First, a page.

Acer's Gemstone laptops haven't changed in design since we last looked at one -- the lid is still a deep black with inset sparkling material, and the interior still all militaristic angles in cut, with semi-futuristic blue lights and the drab "ceramic" grey interior. The design is actually quite sharp and enduring, we just wish they'd go for a different base colour. We're told the interior is to receive a refresh shortly, so we wait with anticipation.
The 2920 needs to reorganise some elements compared to the rest of the family, purely because it's a smaller, 12.1-inch screen laptop. Acer's Empowerment software is accessible via the blue gemstone button in the top left, while a strip of blue lighting below this shows when the hard drive is being accessed, and when scroll lock and num lock are turned on.
To the top right are the quick access buttons, allowing you to launch Acer's Arcade Deluxe (Acer's built in media centre software), turn wireless on or off, and run the Web browser, e-mail, or turn Bluetooth on and off. A blue ring-lit power button is nestled right in the middle, between the indicator lights and quick launch buttons.
At the bottom, the extra wide touchpad is fantastic to use, and the mouse buttons responsive. There are indicators for whether the system is active, sleeping, or charging on the bottom left.
The screen looks good for the size, and although suffers the usual shallow vertical viewing angles exhibited by laptop screens, is brilliant in colour, and we quite enjoyed watching movies on it. It offers a 1,280x800 resolution, and mounted into the top of the screen is a 1.3-megapixel camera and microphone.
In comparison to its bigger cousins, the speakers are mounted on the lip, facing the user, instead of directly under the monitor. The sound is passable, but don't let the Dolby badge fool you -- it's still laptop speakers, and you'll get better results out of plugging in a good set of headphones.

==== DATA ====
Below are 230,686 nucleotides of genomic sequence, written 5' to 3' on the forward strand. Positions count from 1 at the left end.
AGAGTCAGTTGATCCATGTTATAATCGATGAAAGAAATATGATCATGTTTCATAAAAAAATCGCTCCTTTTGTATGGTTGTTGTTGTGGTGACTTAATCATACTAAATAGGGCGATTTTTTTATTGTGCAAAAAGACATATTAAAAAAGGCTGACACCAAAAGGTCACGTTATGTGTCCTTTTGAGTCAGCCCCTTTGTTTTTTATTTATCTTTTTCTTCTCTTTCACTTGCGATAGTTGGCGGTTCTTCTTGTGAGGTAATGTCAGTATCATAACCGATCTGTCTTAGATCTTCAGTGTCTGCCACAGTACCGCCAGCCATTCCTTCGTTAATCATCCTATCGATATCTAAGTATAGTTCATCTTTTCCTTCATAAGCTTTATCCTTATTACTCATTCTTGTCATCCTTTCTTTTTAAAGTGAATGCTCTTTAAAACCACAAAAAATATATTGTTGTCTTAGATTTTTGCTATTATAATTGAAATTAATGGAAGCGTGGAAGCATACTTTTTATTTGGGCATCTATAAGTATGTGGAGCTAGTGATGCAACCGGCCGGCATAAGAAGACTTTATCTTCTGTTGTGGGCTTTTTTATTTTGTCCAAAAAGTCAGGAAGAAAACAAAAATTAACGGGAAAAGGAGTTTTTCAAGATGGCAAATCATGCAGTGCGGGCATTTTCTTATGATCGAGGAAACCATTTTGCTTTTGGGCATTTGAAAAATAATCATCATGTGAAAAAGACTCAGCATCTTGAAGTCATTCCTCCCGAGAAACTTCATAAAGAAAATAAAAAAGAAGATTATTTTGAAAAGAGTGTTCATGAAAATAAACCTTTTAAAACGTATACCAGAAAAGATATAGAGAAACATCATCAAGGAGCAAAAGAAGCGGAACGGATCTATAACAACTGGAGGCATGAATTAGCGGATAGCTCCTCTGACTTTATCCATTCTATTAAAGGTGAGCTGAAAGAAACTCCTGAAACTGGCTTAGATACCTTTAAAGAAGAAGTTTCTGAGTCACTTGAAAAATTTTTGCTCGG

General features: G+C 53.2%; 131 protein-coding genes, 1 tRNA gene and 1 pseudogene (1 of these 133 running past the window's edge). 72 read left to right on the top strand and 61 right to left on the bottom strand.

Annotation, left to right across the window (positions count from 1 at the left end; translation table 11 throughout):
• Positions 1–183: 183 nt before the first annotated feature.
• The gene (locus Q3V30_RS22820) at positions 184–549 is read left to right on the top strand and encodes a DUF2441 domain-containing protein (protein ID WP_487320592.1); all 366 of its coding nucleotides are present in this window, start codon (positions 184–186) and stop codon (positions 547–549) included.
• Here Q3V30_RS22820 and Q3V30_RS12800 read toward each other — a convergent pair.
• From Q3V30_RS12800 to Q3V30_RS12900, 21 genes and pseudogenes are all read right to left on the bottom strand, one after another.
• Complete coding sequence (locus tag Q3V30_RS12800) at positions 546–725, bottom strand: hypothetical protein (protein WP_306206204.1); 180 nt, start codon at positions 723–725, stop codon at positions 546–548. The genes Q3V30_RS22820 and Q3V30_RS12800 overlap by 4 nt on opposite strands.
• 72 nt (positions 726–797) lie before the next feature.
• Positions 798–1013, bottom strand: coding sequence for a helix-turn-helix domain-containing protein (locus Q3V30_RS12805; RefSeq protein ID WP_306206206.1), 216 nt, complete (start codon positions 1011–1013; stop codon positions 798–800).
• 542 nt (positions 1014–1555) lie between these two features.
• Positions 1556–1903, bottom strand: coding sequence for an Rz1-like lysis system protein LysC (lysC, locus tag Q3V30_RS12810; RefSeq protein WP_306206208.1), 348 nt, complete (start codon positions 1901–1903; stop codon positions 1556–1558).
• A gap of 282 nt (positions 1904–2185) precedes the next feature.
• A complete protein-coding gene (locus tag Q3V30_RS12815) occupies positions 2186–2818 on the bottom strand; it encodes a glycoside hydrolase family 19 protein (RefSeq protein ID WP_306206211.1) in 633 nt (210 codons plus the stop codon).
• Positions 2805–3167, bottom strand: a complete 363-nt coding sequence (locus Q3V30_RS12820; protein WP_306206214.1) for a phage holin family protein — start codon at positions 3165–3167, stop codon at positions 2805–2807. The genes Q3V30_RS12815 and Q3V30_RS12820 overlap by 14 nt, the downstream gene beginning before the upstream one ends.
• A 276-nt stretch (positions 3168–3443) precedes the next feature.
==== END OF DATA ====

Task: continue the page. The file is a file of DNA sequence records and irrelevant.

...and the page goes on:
The 2920 bristles with ports for its size: three USB ports, one Express Card 54, SD/xD/MS card reader, S-video and VGA out. There is, very disappointingly, a lack of digital video out, especially when the trend these days is to offer an HDMI port. A DVD+-RW is positioned on the right hand side, while at the front is a headphone and microphone port, as well as an analog spin-wheel for adjusting the volume. The hot air vent is positioned on the back, meaning that an external mouse can be used without your hand heating up.
Connectivity is a case of all checkboxes ticked: 802.11a/b/g/n, Bluetooth, Gigabit Ethernet and 56k modem means you should be able to communicate wherever you are.
Featuring an Intel GMA X3100 as the graphics card means this is an applications focused laptop, and not a gaming one, although the Core 2 Duo T7300 and 2GB of RAM means it will be very good at what it's intended for, and along with the 250GB hard drive it will satiate most users' needs.
3DMark06 gave back a very lacklustre 582, but as mentioned this is not a gaming machine. The more important PCMark05 scored 4018, so unless you're going to be doing some crazy level Photoshop work or need extreme performance, this machine will certainly fit the bill. Battery time during DVD playback was reasonable considering the extra grunt, weighing in at one hour, 42 minutes and 57 seconds, with all power saving options turned off and screen brightness set to maximum.
The Aspire 2920 should suit most people who are on a budget and like to stay portable, but still need a bit of grunt. If it had an HDMI port, it'd almost be the perfect solution.